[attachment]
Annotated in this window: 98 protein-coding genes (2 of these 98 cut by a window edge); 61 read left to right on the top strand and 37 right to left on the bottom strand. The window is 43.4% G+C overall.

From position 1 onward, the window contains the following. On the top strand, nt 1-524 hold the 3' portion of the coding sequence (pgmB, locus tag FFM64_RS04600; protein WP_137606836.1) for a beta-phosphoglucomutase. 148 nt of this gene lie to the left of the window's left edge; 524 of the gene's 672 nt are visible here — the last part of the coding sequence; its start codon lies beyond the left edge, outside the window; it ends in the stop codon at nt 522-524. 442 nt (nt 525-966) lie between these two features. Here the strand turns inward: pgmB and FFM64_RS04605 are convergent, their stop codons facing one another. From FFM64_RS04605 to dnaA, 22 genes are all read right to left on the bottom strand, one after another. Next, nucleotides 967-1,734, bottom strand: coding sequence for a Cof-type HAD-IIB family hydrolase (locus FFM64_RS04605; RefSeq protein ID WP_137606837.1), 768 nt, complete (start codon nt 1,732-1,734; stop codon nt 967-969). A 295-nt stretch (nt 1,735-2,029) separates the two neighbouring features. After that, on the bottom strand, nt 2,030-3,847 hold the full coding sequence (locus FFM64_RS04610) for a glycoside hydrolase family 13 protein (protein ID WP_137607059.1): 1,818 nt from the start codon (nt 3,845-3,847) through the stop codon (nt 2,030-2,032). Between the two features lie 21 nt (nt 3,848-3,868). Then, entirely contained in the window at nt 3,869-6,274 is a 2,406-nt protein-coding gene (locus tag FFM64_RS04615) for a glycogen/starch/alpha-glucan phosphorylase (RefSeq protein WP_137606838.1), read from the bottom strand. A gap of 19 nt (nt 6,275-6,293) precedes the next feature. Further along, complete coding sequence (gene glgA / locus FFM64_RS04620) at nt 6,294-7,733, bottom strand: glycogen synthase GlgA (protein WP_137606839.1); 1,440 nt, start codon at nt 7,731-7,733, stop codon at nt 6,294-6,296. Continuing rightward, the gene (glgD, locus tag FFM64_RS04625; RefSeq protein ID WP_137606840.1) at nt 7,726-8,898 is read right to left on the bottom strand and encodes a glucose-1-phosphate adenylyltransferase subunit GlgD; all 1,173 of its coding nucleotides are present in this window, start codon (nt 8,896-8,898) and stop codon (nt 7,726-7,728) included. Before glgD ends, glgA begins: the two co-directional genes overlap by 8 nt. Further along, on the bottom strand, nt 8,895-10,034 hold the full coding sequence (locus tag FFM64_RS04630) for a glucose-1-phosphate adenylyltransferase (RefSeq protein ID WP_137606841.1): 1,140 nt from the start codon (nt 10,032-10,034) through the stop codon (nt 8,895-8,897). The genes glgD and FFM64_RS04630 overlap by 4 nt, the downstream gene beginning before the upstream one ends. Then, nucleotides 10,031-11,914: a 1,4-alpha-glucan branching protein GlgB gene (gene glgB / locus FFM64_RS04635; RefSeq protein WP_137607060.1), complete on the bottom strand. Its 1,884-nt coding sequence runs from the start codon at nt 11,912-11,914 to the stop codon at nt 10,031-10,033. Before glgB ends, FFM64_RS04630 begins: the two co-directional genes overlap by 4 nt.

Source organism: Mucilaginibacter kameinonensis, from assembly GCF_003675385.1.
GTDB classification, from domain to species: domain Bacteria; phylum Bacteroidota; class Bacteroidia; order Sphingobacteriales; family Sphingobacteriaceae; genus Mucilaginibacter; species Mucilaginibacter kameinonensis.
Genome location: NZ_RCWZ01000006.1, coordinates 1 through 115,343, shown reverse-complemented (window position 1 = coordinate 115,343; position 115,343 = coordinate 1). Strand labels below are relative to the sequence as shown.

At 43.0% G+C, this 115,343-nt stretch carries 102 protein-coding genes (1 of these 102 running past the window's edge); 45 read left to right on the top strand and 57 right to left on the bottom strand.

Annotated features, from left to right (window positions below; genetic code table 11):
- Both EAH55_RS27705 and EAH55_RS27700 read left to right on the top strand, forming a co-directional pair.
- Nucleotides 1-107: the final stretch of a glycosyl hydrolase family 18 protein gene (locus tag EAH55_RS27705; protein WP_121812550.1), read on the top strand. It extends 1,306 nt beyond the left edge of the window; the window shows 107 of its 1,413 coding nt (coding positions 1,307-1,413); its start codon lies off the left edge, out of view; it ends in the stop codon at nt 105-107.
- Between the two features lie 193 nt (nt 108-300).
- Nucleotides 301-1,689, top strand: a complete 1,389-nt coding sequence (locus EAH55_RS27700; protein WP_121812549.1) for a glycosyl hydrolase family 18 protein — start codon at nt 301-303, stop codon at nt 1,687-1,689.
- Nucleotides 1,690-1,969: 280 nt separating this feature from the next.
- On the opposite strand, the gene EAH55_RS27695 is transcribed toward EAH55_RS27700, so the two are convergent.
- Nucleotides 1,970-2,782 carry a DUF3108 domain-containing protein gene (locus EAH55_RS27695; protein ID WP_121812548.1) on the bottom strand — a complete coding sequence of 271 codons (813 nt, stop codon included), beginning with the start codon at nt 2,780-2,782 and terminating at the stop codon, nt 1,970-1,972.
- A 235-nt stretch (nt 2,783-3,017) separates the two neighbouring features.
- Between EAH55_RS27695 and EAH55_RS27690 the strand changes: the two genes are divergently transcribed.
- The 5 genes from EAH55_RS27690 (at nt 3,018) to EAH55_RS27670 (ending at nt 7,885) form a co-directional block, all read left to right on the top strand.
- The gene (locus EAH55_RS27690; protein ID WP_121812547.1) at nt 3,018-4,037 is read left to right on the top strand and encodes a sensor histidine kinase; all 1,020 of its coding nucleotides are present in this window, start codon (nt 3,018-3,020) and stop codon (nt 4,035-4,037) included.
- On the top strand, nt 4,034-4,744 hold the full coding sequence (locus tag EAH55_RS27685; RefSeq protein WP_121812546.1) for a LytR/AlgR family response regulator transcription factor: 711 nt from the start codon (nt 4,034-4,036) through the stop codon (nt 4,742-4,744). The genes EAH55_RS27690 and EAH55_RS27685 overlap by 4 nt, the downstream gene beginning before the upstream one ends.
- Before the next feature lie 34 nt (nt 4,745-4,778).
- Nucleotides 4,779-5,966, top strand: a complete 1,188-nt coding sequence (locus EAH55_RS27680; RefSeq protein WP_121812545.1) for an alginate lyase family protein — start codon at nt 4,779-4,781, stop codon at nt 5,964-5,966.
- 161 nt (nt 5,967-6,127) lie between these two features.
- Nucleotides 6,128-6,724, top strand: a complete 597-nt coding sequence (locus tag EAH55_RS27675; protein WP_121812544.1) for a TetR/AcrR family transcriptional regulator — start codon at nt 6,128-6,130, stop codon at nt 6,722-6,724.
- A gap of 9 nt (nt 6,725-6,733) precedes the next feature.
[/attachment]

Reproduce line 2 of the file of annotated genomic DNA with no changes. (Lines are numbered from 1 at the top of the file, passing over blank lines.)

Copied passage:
From position 1 onward, the window contains the following. On the top strand, nt 1-524 hold the 3' portion of the coding sequence (pgmB, locus tag FFM64_RS04600; protein WP_137606836.1) for a beta-phosphoglucomutase. 148 nt of this gene lie to the left of the window's left edge; 524 of the gene's 672 nt are visible here — the last part of the coding sequence; its start codon lies beyond the left edge, outside the window; it ends in the stop codon at nt 522-524. 442 nt (nt 525-966) lie between these two features. Here the strand turns inward: pgmB and FFM64_RS04605 are convergent, their stop codons facing one another. From FFM64_RS04605 to dnaA, 22 genes are all read right to left on the bottom strand, one after another. Next, nucleotides 967-1,734, bottom strand: coding sequence for a Cof-type HAD-IIB family hydrolase (locus FFM64_RS04605; RefSeq protein ID WP_137606837.1), 768 nt, complete (start codon nt 1,732-1,734; stop codon nt 967-969). A 295-nt stretch (nt 1,735-2,029) separates the two neighbouring features. After that, on the bottom strand, nt 2,030-3,847 hold the full coding sequence (locus FFM64_RS04610) for a glycoside hydrolase family 13 protein (protein ID WP_137607059.1): 1,818 nt from the start codon (nt 3,845-3,847) through the stop codon (nt 2,030-2,032). Between the two features lie 21 nt (nt 3,848-3,868). Then, entirely contained in the window at nt 3,869-6,274 is a 2,406-nt protein-coding gene (locus tag FFM64_RS04615) for a glycogen/starch/alpha-glucan phosphorylase (RefSeq protein WP_137606838.1), read from the bottom strand. A gap of 19 nt (nt 6,275-6,293) precedes the next feature. Further along, complete coding sequence (gene glgA / locus FFM64_RS04620) at nt 6,294-7,733, bottom strand: glycogen synthase GlgA (protein WP_137606839.1); 1,440 nt, start codon at nt 7,731-7,733, stop codon at nt 6,294-6,296. Continuing rightward, the gene (glgD, locus tag FFM64_RS04625; RefSeq protein ID WP_137606840.1) at nt 7,726-8,898 is read right to left on the bottom strand and encodes a glucose-1-phosphate adenylyltransferase subunit GlgD; all 1,173 of its coding nucleotides are present in this window, start codon (nt 8,896-8,898) and stop codon (nt 7,726-7,728) included. Before glgD ends, glgA begins: the two co-directional genes overlap by 8 nt. Further along, on the bottom strand, nt 8,895-10,034 hold the full coding sequence (locus tag FFM64_RS04630) for a glucose-1-phosphate adenylyltransferase (RefSeq protein ID WP_137606841.1): 1,140 nt from the start codon (nt 10,032-10,034) through the stop codon (nt 8,895-8,897). The genes glgD and FFM64_RS04630 overlap by 4 nt, the downstream gene beginning before the upstream one ends. Then, nucleotides 10,031-11,914: a 1,4-alpha-glucan branching protein GlgB gene (gene glgB / locus FFM64_RS04635; RefSeq protein WP_137607060.1), complete on the bottom strand. Its 1,884-nt coding sequence runs from the start codon at nt 11,912-11,914 to the stop codon at nt 10,031-10,033. Before glgB ends, FFM64_RS04630 begins: the two co-directional genes overlap by 4 nt.